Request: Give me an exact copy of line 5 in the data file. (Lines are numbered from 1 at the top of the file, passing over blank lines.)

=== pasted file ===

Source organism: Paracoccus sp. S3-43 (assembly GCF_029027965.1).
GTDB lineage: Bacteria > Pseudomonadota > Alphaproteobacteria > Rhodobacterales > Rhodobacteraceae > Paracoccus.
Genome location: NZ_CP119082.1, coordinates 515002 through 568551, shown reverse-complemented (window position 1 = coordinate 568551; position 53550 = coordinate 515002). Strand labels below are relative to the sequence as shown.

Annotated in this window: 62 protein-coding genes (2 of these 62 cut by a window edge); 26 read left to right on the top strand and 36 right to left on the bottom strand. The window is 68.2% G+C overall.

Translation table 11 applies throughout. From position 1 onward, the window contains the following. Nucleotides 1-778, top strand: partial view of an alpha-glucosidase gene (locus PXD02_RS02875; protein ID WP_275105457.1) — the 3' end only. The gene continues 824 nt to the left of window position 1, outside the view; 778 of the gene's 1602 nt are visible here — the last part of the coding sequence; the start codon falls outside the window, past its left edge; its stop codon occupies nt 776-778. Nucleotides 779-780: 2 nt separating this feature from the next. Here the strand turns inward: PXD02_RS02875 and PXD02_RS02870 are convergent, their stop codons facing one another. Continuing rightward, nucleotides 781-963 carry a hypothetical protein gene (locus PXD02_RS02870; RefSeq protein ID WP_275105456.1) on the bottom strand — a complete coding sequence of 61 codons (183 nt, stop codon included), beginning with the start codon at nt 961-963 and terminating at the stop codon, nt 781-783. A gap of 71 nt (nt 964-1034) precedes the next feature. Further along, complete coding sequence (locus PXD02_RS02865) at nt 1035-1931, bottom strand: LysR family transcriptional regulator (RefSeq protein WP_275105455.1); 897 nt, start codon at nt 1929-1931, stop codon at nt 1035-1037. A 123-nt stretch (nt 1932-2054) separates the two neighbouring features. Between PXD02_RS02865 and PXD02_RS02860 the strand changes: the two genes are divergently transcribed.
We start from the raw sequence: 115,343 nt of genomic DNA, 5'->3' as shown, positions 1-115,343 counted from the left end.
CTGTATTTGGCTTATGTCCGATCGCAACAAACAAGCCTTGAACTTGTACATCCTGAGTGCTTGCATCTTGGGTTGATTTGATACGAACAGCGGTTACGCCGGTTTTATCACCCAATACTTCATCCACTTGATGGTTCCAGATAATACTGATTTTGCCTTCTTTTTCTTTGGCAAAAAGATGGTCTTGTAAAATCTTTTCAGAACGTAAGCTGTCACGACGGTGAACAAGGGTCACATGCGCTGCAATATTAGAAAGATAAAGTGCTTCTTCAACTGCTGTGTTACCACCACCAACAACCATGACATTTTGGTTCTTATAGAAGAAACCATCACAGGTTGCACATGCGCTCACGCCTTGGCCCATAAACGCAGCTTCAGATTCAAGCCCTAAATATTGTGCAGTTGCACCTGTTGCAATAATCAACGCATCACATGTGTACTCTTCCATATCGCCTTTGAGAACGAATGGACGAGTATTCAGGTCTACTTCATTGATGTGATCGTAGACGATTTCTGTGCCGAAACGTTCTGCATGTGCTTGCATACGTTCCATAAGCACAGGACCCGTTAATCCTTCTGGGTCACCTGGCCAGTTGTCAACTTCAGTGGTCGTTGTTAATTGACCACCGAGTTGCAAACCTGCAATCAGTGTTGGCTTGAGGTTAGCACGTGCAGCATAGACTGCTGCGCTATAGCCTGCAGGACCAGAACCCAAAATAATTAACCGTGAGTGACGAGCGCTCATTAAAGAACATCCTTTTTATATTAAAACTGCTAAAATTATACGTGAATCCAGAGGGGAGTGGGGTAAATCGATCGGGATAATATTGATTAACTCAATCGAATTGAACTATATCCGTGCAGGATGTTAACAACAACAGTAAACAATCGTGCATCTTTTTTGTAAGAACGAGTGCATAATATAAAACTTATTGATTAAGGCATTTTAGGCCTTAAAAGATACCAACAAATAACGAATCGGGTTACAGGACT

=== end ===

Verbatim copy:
Translation table 11 applies throughout. From position 1 onward, the window contains the following. Nucleotides 1-778, top strand: partial view of an alpha-glucosidase gene (locus PXD02_RS02875; protein ID WP_275105457.1) — the 3' end only. The gene continues 824 nt to the left of window position 1, outside the view; 778 of the gene's 1602 nt are visible here — the last part of the coding sequence; the start codon falls outside the window, past its left edge; its stop codon occupies nt 776-778. Nucleotides 779-780: 2 nt separating this feature from the next. Here the strand turns inward: PXD02_RS02875 and PXD02_RS02870 are convergent, their stop codons facing one another. Continuing rightward, nucleotides 781-963 carry a hypothetical protein gene (locus PXD02_RS02870; RefSeq protein ID WP_275105456.1) on the bottom strand — a complete coding sequence of 61 codons (183 nt, stop codon included), beginning with the start codon at nt 961-963 and terminating at the stop codon, nt 781-783. A gap of 71 nt (nt 964-1034) precedes the next feature. Further along, complete coding sequence (locus PXD02_RS02865) at nt 1035-1931, bottom strand: LysR family transcriptional regulator (RefSeq protein WP_275105455.1); 897 nt, start codon at nt 1929-1931, stop codon at nt 1035-1037. A 123-nt stretch (nt 1932-2054) separates the two neighbouring features. Between PXD02_RS02865 and PXD02_RS02860 the strand changes: the two genes are divergently transcribed.